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Structured wiring standards

Posted by cfvh (My Page) on
Thu, Feb 21, 13 at 0:09

Hello everyone,

I figured I would ask here rather than electronics as I am sure this is something anyone building their home has considered and they may have answered.

What are people pre-wiring/running these days? I'm in the middle of a total gut/remodel and am at the point now that the rough electrical is coming to an end that I need to think about cable, phone, internet, speakers, etc.

Personally, I only use a cell phone and watch my TV shows online. But, given that the house is two units, I want it wired in advance to avoid the seemingly inevitable "helpful" service installers who drill unsightly holes and stable cables along baseboards for a tenant.

I am thinking of using Leviton QuickPort Decora Inserts for all applications. They come with 2, 3, 4 or 6 changeable ports.

One unit (to be rented) has two bedrooms, a living room where all the TV-related electronics will be contained together, and a kitchen, all rooms where I have tentatively installed low voltage boxes. I want to terminate all of this in a data closet of sorts. Are people still adding phone jacks to bedrooms? Should I add ethernet ports or would I just assume they will use wireless? Do I run two cat5e or cat6 to each of those jacks? What is appropriate for the kitchen? A phone jack and maybe and ethernet jack? Anything else? I think behind the TV only needs cable (coax), phone and ethernet?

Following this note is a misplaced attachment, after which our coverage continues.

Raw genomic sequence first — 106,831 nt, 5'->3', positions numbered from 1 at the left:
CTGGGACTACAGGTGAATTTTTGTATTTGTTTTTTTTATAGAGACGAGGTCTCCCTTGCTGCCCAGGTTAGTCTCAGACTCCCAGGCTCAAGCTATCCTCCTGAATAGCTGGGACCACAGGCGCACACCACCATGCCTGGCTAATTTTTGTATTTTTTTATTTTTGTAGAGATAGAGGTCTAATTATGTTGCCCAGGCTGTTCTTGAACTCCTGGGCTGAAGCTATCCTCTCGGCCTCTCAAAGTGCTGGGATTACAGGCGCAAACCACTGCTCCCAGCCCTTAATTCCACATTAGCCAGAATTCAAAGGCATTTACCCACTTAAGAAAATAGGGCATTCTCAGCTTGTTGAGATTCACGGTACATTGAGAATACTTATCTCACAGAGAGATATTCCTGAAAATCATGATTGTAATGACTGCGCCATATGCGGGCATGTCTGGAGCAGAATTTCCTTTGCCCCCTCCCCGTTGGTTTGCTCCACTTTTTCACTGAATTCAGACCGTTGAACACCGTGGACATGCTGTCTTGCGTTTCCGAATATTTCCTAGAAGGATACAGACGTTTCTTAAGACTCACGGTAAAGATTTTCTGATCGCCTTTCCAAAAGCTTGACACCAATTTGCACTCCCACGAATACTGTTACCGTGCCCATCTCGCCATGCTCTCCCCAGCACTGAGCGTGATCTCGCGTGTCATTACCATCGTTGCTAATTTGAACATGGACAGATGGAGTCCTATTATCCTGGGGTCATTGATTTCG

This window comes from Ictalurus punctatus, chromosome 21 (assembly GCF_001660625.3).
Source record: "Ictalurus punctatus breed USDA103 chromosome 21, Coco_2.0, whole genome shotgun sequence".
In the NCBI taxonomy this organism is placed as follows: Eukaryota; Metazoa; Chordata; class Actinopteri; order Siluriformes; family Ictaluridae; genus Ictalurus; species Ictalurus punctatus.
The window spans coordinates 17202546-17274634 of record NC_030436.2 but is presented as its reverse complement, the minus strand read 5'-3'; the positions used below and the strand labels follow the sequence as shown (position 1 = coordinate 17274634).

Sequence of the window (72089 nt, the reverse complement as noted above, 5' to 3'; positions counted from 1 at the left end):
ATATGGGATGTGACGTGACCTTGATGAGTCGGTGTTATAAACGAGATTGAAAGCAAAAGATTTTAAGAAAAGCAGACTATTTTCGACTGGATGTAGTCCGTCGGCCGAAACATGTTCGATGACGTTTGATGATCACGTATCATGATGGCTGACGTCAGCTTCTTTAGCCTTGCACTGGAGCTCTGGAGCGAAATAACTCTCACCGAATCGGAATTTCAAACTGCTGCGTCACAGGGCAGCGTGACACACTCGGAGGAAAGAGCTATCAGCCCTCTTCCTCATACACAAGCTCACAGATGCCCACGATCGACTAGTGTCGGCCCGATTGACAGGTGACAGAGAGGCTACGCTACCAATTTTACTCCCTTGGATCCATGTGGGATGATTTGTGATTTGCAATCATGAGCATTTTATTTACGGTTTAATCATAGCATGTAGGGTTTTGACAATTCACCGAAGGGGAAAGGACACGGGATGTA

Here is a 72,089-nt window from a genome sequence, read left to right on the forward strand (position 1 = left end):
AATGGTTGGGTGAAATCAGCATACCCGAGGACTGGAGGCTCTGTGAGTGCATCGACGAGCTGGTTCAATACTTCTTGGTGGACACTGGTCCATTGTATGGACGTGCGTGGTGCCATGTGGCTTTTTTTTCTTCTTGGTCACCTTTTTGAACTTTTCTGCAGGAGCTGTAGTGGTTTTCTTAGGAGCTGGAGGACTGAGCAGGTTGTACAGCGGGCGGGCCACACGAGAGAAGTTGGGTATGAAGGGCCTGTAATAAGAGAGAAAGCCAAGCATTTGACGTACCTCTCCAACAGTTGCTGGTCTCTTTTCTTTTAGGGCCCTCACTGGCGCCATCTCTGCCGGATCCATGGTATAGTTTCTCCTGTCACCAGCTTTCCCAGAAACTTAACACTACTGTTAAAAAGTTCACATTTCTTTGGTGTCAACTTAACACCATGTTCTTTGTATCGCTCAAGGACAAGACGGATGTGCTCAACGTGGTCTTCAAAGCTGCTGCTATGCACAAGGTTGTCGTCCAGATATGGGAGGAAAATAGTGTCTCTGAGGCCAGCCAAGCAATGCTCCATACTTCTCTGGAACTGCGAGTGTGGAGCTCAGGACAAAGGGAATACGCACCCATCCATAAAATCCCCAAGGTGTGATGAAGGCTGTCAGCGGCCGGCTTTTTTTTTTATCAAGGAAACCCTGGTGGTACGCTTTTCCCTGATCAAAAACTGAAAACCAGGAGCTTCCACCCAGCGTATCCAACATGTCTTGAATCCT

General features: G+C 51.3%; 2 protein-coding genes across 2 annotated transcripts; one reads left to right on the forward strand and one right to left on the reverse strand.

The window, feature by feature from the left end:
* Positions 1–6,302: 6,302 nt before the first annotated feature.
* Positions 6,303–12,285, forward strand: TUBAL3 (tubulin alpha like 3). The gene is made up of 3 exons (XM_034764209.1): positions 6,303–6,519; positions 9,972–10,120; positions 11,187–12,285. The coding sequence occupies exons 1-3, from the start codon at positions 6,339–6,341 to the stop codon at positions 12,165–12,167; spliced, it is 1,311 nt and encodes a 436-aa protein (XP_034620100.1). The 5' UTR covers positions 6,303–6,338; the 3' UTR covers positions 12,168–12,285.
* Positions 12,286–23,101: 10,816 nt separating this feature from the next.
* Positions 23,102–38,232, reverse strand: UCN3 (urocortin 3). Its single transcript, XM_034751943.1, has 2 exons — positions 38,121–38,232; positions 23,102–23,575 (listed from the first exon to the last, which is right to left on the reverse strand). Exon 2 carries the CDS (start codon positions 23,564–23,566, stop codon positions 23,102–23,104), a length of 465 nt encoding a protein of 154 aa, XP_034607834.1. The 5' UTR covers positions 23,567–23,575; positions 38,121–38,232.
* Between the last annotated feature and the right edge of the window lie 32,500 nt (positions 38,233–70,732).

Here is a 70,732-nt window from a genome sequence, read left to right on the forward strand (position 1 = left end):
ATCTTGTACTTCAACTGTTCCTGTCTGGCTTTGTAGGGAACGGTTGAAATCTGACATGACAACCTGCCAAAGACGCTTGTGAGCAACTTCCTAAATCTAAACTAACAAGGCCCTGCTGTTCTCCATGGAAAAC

The *other* unit will be owner-occupied (unless minds change and the units are switched). Things are a little trickier here, I think. The living room is small, so any equipment associated with the TV is going in the data closet for this unit. There is one bedroom, I suppose it would be treated as the two bedrooms in the first unit.

I want surround sound (five speakers plus bass) and anything that would be connected to the TV would need to be communicated through a jack in the wall to whichever equipment and then to the TV. The only equipment visible in the room would be the speakers and TV.

I figured a double-gang box behind the TV (up to 12 ports) would handle the left, right and center speakers as well as the coax and HDMI connections. Am I missing anything else? Ethernet?

I also figured that boxes on either side of the couch (across from the TV) would handle the back left and right speakers and the bass. I think I have to give up two ports each for those. I'd also stick a phone line there, just because.

Services for both units are totally separate because cable, internet, etc, will be billed separately, so none of the wiring will be common.

Sorry to have rambled, please ask me to clarify anything. I can also provide basic floor plans and jack/port locations if needed.


Follow-Up Postings:

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RE: Structured wiring standards

I am building a new home and don't plan on wiring for phone or internet..most everyone uses cell phones and wireless internet. I will wore for cable TV but that might be a thin of the past by the time we sell.